The Complainant requests the transfer of the disputed domain name.
The Respondent did not reply to the Complainant’s contentions.
6. Discussion and Findings
6.1 First Preliminary Issue: Consolidation as to the Complainant.
The Complainant in this administrative proceeding is Citadel Enterprise Americas LLC and its related entity KCG IP Holdings LLC. On the subject of consolidation, the WIPO Overview of WIPO Panel Views on Selected UDRP Questions, Third Edition (the “WIPO Overview 3.0”) states: “In assessing whether a complaint filed by multiple complainants may be brought against a single respondent, panels look at whether (i) the complainants have a specific common grievance against the respondent, or the respondent has engaged in common conduct that has affected the complainants in a similar fashion, and (ii) it would be equitable and procedurally efficient to permit the consolidation.”
The Panel rules that the legal affiliation and the existence of a trademark license agreement covering the CITADEL trademarks is sufficient to prove that the first and second Complainant have a specific common grievance in this case. This is also consistent with previous domain name decisions, see for instance Mozilla Foundation, Mozilla Corporation v. WhoisGuard Protected / isha chaudhary, Domains By Proxy, LLC / Anand Soni, WIPO Case No. D2018-2814. Moreover, the Panel considers that the requested consolidation would, especially in absence of an objection from the Respondent, be equitable and procedurally efficient in this case. The Panel therefore allows the consolidation as to the Complainant.
6.2 Second Preliminary issue: Language of proceedings
Pursuant to paragraph 11(a) of the Rules, the language of the administrative proceeding shall be the language of the Registration Agreement, subject to authority of the Panel to determine otherwise, having regard to the circumstances of the administrative proceeding.
The Complainant states that it could not locate the Registration Agreement, but that to the best of its knowledge (referring to earlier domain name decisions), the language of the Registration Agreements should be Chinese. The Complainant filed both its Complaint and its amended Complaint in English, each time including a motivated request that the language of proceedings be English. The Respondent did not provide any comments on the language of the procedure and did not submit any arguments on the merits.
The Panel has carefully considered all elements of this case, in particular, the Complainant’s request that the language of proceedings be English; the fact that the Respondent did not comment on the language of the procedure and did not submit arguments on the merits (while it had the right to do so in Chinese or English); the fact that the Complainant provides evidence that the text on the website linked to the disputed domain name, when it was still online, was in English, from which the Panel deducts that the Respondent understands, and is able to communicate in English; and the fact that Chinese as the language of proceedings could lead to unwarranted delay and costs for the Complainant. In view of all these elements, the Panel rules that the language of proceedings shall be English.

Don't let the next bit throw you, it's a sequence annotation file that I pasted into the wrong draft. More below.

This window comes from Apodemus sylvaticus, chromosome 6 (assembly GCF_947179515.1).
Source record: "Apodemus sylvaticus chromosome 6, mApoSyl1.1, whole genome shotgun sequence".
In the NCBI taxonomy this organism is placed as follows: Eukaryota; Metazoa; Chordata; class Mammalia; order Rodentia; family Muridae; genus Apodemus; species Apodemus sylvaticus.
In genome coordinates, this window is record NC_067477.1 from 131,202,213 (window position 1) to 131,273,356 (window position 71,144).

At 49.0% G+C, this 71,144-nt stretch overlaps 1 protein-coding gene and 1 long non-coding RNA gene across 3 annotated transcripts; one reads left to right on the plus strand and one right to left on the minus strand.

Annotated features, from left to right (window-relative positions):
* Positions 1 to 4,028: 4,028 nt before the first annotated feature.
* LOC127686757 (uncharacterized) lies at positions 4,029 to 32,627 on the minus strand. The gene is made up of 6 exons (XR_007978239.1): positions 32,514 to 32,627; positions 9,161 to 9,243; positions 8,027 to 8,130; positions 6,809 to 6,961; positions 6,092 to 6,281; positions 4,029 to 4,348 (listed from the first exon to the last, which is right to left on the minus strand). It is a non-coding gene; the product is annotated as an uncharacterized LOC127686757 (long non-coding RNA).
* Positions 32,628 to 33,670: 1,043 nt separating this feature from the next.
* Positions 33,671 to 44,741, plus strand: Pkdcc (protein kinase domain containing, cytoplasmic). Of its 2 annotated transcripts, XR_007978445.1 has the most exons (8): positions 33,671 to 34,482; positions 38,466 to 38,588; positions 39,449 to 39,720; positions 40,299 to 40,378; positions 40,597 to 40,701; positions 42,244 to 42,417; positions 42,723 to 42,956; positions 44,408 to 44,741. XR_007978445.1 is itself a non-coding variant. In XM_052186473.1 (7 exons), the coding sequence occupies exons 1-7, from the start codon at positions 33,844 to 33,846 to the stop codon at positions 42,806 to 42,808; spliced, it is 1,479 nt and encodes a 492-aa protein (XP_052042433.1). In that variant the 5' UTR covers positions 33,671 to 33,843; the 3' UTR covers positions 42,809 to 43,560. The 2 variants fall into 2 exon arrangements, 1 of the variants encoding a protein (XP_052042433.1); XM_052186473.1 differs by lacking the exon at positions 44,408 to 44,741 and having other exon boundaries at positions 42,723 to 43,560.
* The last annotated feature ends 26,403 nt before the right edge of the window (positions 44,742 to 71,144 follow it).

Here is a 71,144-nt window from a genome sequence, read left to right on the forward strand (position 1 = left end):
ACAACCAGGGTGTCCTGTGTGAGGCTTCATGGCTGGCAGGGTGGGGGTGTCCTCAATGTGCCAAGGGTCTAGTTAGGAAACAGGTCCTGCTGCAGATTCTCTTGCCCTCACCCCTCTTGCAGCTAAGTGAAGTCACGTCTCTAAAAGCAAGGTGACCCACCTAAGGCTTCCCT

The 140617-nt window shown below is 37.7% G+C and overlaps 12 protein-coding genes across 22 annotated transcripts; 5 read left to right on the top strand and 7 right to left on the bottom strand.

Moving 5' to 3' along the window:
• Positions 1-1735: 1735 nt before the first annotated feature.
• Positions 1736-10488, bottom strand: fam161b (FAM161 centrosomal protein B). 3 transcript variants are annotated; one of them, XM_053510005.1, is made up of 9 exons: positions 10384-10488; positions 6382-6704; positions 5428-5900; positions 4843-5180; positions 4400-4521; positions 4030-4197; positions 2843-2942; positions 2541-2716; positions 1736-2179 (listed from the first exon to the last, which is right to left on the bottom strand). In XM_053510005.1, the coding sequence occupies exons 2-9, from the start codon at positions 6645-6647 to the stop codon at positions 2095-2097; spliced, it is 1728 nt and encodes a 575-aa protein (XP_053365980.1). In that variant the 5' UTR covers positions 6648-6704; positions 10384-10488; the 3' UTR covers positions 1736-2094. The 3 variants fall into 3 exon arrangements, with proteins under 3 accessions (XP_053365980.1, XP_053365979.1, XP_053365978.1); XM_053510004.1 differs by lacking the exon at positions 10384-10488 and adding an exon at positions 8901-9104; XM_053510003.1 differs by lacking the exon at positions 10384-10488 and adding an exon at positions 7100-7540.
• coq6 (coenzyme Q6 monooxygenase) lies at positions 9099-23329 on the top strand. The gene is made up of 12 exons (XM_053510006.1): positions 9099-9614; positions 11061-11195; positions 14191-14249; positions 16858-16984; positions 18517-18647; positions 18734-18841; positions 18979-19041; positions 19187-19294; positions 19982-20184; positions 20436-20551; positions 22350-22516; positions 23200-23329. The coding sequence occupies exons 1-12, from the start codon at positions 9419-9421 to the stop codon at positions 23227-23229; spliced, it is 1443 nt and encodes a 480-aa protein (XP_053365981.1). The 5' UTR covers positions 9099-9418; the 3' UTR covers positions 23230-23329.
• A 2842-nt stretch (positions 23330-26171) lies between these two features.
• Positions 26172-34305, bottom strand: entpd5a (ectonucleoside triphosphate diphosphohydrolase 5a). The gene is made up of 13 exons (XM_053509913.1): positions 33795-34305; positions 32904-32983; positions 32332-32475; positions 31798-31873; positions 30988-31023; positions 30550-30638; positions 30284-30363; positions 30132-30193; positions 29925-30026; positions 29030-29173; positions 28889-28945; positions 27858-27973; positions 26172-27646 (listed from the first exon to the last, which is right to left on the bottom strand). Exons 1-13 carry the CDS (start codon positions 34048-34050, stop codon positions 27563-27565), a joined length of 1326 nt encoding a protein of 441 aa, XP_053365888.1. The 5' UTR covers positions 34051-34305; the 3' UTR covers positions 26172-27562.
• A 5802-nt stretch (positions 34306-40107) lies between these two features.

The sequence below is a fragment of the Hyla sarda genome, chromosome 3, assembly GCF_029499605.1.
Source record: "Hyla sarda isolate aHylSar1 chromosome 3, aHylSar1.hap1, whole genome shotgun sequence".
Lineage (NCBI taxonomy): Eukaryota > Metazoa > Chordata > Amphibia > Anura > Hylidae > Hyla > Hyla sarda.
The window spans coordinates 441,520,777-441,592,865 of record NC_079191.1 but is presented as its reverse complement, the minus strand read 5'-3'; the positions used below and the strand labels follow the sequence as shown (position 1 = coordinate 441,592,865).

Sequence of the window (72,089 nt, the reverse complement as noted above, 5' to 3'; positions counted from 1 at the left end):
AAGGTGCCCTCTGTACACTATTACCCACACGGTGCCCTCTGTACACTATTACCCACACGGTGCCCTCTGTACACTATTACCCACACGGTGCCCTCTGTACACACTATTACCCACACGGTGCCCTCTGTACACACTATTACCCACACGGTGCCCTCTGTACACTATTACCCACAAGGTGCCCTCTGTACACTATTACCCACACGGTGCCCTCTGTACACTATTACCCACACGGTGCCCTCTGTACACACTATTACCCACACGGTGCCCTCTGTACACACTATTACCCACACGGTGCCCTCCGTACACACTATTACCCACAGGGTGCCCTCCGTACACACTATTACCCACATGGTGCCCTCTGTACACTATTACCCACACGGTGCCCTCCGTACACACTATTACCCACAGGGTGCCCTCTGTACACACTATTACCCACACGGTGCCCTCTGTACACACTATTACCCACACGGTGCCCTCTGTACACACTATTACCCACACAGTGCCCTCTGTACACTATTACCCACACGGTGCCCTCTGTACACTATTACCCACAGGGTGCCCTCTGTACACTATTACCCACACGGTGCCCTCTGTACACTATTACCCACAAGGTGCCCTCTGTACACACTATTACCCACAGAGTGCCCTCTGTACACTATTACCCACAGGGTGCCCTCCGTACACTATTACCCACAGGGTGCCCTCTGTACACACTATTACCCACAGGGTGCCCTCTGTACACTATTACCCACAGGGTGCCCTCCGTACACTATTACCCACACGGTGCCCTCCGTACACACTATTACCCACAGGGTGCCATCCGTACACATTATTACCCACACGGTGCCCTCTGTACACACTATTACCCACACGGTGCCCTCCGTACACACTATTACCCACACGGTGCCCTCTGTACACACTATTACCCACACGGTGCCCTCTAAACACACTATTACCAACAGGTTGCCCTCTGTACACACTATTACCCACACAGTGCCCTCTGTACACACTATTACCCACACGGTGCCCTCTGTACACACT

6.3. Discussion and Findings on the merits
The Policy requires the Complainant to prove three elements:
(i) the disputed domain name is identical or confusingly similar to a trademark or service mark in which the Complainant has rights;
(ii) the Respondent has no rights or legitimate interests in respect of the disputed domain name; and
(iii) the disputed domain name has been registered and is being used in bad faith.
Based on the evidence and arguments submitted, the Panel’s findings are as follows:
A. Identical or Confusingly Similar
The Panel finds that the Complainant has provided sufficient evidence that it has valid rights in the trademark CITADEL (whether directly or under license from its affiliated company, see the consolidation decision above), based on its registration and use of CITADEL as a trademark, incidentally commencing several years prior to the registration of the disputed domain name.
Moreover, as to confusing similarity of the disputed domain name with the Complainant’s marks, the disputed domain name consists of the combination of two elements, which are the Complainant’s CITADEL trademark and the addition of “-wm”. The Complainant argues that “-wm” is an abbreviation of “wealth management”. Upon review of the evidence adduced by the Complainant, in particular the evidence of the contents of the website to which the disputed domain name was linked before it was deactivated, the Panel agrees that, in this context, “-wm” is used as a reference to “wealth management”.